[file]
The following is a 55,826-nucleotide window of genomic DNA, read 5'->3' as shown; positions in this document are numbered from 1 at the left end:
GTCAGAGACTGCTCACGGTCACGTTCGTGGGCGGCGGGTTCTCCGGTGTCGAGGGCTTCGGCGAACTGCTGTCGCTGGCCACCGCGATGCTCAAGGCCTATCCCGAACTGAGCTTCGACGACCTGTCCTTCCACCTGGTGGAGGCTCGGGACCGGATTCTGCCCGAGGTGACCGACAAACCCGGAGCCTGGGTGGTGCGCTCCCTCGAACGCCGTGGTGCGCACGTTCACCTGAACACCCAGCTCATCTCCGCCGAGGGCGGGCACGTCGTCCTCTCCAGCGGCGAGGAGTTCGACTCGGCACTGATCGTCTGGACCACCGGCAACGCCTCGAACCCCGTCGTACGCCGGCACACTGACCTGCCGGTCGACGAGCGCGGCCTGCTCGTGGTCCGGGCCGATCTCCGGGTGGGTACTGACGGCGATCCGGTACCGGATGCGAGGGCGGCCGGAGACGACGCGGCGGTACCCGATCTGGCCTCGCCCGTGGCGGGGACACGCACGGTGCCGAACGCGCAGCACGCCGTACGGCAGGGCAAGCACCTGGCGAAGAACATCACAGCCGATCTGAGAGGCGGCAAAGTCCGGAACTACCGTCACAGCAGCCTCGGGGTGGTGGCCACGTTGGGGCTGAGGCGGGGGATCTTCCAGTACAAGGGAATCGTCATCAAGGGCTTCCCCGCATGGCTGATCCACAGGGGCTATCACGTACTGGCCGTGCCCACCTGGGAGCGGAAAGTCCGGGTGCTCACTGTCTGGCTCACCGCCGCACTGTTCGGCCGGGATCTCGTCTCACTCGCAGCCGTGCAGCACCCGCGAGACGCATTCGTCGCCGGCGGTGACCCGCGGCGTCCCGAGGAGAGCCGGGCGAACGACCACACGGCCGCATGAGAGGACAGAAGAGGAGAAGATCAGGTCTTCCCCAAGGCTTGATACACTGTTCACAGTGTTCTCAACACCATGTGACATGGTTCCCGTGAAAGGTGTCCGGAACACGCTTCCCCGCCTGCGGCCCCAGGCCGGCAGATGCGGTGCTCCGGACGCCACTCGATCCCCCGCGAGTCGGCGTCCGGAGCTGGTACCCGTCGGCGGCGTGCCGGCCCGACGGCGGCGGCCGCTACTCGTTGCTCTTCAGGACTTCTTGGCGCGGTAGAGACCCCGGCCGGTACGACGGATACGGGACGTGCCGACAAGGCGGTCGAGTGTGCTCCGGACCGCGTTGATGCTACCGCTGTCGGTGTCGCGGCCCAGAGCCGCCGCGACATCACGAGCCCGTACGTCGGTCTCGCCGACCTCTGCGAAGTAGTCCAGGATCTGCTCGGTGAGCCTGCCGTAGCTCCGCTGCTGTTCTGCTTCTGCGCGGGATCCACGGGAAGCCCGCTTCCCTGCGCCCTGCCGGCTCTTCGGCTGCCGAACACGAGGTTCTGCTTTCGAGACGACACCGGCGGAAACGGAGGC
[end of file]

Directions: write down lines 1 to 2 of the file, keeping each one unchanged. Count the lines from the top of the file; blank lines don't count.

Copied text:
The following is a 55,826-nucleotide window of genomic DNA, read 5'->3' as shown; positions in this document are numbered from 1 at the left end:
GTCAGAGACTGCTCACGGTCACGTTCGTGGGCGGCGGGTTCTCCGGTGTCGAGGGCTTCGGCGAACTGCTGTCGCTGGCCACCGCGATGCTCAAGGCCTATCCCGAACTGAGCTTCGACGACCTGTCCTTCCACCTGGTGGAGGCTCGGGACCGGATTCTGCCCGAGGTGACCGACAAACCCGGAGCCTGGGTGGTGCGCTCCCTCGAACGCCGTGGTGCGCACGTTCACCTGAACACCCAGCTCATCTCCGCCGAGGGCGGGCACGTCGTCCTCTCCAGCGGCGAGGAGTTCGACTCGGCACTGATCGTCTGGACCACCGGCAACGCCTCGAACCCCGTCGTACGCCGGCACACTGACCTGCCGGTCGACGAGCGCGGCCTGCTCGTGGTCCGGGCCGATCTCCGGGTGGGTACTGACGGCGATCCGGTACCGGATGCGAGGGCGGCCGGAGACGACGCGGCGGTACCCGATCTGGCCTCGCCCGTGGCGGGGACACGCACGGTGCCGAACGCGCAGCACGCCGTACGGCAGGGCAAGCACCTGGCGAAGAACATCACAGCCGATCTGAGAGGCGGCAAAGTCCGGAACTACCGTCACAGCAGCCTCGGGGTGGTGGCCACGTTGGGGCTGAGGCGGGGGATCTTCCAGTACAAGGGAATCGTCATCAAGGGCTTCCCCGCATGGCTGATCCACAGGGGCTATCACGTACTGGCCGTGCCCACCTGGGAGCGGAAAGTCCGGGTGCTCACTGTCTGGCTCACCGCCGCACTGTTCGGCCGGGATCTCGTCTCACTCGCAGCCGTGCAGCACCCGCGAGACGCATTCGTCGCCGGCGGTGACCCGCGGCGTCCCGAGGAGAGCCGGGCGAACGACCACACGGCCGCATGAGAGGACAGAAGAGGAGAAGATCAGGTCTTCCCCAAGGCTTGATACACTGTTCACAGTGTTCTCAACACCATGTGACATGGTTCCCGTGAAAGGTGTCCGGAACACGCTTCCCCGCCTGCGGCCCCAGGCCGGCAGATGCGGTGCTCCGGACGCCACTCGATCCCCCGCGAGTCGGCGTCCGGAGCTGGTACCCGTCGGCGGCGTGCCGGCCCGACGGCGGCGGCCGCTACTCGTTGCTCTTCAGGACTTCTTGGCGCGGTAGAGACCCCGGCCGGTACGACGGATACGGGACGTGCCGACAAGGCGGTCGAGTGTGCTCCGGACCGCGTTGATGCTACCGCTGTCGGTGTCGCGGCCCAGAGCCGCCGCGACATCACGAGCCCGTACGTCGGTCTCGCCGACCTCTGCGAAGTAGTCCAGGATCTGCTCGGTGAGCCTGCCGTAGCTCCGCTGCTGTTCTGCTTCTGCGCGGGATCCACGGGAAGCCCGCTTCCCTGCGCCCTGCCGGCTCTTCGGCTGCCGAACACGAGGTTCTGCTTTCGAGACGACACCGGCGGAAACGGAGGC